Вы находитесь на странице: 1из 20

Torchbearer

National Security Report

The U.S. Army Squad:


Foundation of the Decisive Force

An AUSA Torchbearer Issue


October 2011
11 October 2011

The very essence of combat, the tip of the spear, has a timeless characteristicyoung leaders in front of small
units operating in remote and challenging locations under extreme conditions. This was true at the invasion of Nor-
mandy and in the Ia Drang Valley in Vietnam and it is true today in Afghanistan and Iraq. Victories on the battlefield
start with small units pressing forward toward an objective; however, on the modern battlefield those small tactical
actions have strategic implications. Our Soldiers and small-unit leaders must be prepared not only to win but also to
create the conditions for future stabilitytodays fight should not be tomorrows.
The Army is focused on the squad as a system and as the foundation of the decisive force. A holistic plan that
meshes training, equipping and networking is underway so that these small units are resourced and prepared in
accordance with their significance on the battlefield. Further, a focus on the human aspectsSoldiers skills and
attributesseeks to maximize performance and resilience in difficult environments. Complex hybrid warfare is the
new norm; the Army is building lethal, flexible, adaptive and educated squads to meet that challenge, now and in
the future.
In this latest installment of AUSAs signature Torchbearer series, we discuss how the Army is developing its
squads to make them a part of the dominant force on the modern battlefield. A historical overview of development,
a conceptual framework for operations and a discussion about required capabilities lay out a roadmap to small-unit
supremacy. We hope this report is a useful and informative resource and that you will continue to look to AUSA for
insightful and credible analysis of contemporary national security issues.

GORDON R. SULLIVAN
General, USA Retired
President, AUSA

Contents
Executive Summary. . . . . . . . . . . . . . . . . . . . . . . . . . . 3 Toward the Future . . . . . . . . . . . . . . . . . . . . . . . . . . . . 9
Introduction. . . . . . . . . . . . . . . . . . . . . . . . . . . . . . . . . 5 Required Squad Capabilities. . . . . . . . . . . . . . . . . . . . 10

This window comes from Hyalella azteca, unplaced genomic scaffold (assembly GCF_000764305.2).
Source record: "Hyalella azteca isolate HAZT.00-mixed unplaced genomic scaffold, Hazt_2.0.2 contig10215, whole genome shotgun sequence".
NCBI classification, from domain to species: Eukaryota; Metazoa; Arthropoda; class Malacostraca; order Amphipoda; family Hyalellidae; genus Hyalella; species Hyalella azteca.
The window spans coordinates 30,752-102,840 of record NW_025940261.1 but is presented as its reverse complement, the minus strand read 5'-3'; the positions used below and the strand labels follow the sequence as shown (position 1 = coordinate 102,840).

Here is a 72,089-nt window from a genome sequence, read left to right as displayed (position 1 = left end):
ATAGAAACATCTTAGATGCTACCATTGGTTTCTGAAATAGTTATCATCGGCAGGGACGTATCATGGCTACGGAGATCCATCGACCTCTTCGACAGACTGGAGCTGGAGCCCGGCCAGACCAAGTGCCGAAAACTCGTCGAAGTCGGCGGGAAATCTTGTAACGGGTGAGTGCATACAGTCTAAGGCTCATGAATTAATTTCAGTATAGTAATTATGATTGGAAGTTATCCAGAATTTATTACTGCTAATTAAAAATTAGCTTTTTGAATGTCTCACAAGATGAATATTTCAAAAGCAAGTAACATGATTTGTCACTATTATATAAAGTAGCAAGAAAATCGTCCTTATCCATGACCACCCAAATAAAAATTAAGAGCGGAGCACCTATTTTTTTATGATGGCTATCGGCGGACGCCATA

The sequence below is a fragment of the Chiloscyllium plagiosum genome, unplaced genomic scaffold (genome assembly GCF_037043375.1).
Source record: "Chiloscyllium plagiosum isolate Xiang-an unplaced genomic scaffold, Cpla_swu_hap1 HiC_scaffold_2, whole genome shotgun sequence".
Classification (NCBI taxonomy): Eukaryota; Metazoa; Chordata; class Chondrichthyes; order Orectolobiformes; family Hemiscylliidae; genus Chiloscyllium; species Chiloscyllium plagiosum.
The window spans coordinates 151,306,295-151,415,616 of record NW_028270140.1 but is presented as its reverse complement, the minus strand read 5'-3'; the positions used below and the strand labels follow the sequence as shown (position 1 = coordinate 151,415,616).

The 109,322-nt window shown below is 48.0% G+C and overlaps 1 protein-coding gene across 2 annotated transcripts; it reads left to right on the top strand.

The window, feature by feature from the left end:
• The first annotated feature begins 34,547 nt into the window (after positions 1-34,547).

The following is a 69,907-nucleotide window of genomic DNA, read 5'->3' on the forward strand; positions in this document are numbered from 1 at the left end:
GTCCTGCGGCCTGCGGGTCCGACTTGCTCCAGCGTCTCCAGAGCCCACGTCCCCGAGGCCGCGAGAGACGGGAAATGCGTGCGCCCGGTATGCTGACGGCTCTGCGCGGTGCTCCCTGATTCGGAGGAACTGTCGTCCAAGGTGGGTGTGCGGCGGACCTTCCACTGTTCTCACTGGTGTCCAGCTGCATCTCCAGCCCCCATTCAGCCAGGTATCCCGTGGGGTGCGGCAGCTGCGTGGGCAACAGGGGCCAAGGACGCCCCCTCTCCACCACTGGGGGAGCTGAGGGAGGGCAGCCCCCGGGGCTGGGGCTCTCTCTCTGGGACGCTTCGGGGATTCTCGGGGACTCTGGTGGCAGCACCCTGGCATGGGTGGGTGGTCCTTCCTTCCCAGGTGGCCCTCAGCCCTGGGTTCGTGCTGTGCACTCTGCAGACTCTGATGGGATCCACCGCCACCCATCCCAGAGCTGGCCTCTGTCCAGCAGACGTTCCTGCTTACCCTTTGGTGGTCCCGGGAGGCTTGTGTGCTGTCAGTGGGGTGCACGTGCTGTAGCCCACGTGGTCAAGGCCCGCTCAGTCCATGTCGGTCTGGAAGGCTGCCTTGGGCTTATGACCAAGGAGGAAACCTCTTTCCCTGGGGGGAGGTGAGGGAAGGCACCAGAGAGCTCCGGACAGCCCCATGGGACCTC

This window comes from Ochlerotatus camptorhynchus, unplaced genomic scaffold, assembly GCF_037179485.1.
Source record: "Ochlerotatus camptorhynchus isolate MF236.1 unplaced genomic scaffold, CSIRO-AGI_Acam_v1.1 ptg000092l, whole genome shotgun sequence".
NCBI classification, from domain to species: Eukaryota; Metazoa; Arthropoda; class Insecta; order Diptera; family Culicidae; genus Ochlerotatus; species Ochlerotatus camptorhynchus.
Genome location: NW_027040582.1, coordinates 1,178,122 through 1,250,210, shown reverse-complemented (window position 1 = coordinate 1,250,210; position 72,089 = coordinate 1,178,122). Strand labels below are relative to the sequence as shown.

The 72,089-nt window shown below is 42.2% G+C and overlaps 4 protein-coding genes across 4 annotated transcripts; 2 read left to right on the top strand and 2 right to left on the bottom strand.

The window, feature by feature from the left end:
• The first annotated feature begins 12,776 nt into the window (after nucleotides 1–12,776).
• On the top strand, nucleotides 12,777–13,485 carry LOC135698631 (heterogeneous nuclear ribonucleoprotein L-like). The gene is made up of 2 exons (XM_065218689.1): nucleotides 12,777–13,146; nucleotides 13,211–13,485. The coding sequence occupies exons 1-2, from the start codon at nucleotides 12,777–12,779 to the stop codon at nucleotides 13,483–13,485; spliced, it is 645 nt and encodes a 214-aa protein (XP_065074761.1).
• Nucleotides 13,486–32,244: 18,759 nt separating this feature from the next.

Historical Perspective of the Squad . . . . . . . . . . . . . . . 5 What is Needed. . . . . . . . . . . . . . . . . . . . . . . . . . . . . 16
The Squad Today. . . . . . . . . . . . . . . . . . . . . . . . . . . . . 7 What Must Be Done . . . . . . . . . . . . . . . . . . . . . . . . . 17
The Human Dimension of Todays Battlefield. . . . . . . . . 7 Torchbearer Message. . . . . . . . . . . . . . . . . . . . . . . . . 19

2
Executive Summary
A squad is an organizational idea jointly held by its members. It does not exist physicallyyou cant see
a squadyou can only see the individuals who man it.
Colonel William E. DePuy,
Eleven MenOne Mind,
ARMY, March 1958, p. 24

The United States Army is the premier instrument in the U.S. global strategy of engagement. As the nations
force for decisive action, the Armys ability to project and sustain forces in any location is the essence of strategic
flexibility. The modern fight against nontraditional, hybrid enemies in a mass-communications environment means
that tactical decisions can have strategic consequences. Those critical strategic actions fall to the Armys smallest
unit, the squadthe foundation of the decisive force. It is the building block for all other battlefield organizations
and will continue to be so into the future. Its ability to conduct a wide variety of missions must be sustained and
improved upon. A holistic, systems approach to training, equipping and networking is an Army imperative.
During the past 60 years the Army has adjusted the composition and organization of the squad to balance fire-
power, mobility and sustainability in support of the doctrinal tasks of fire and movement. The modern version is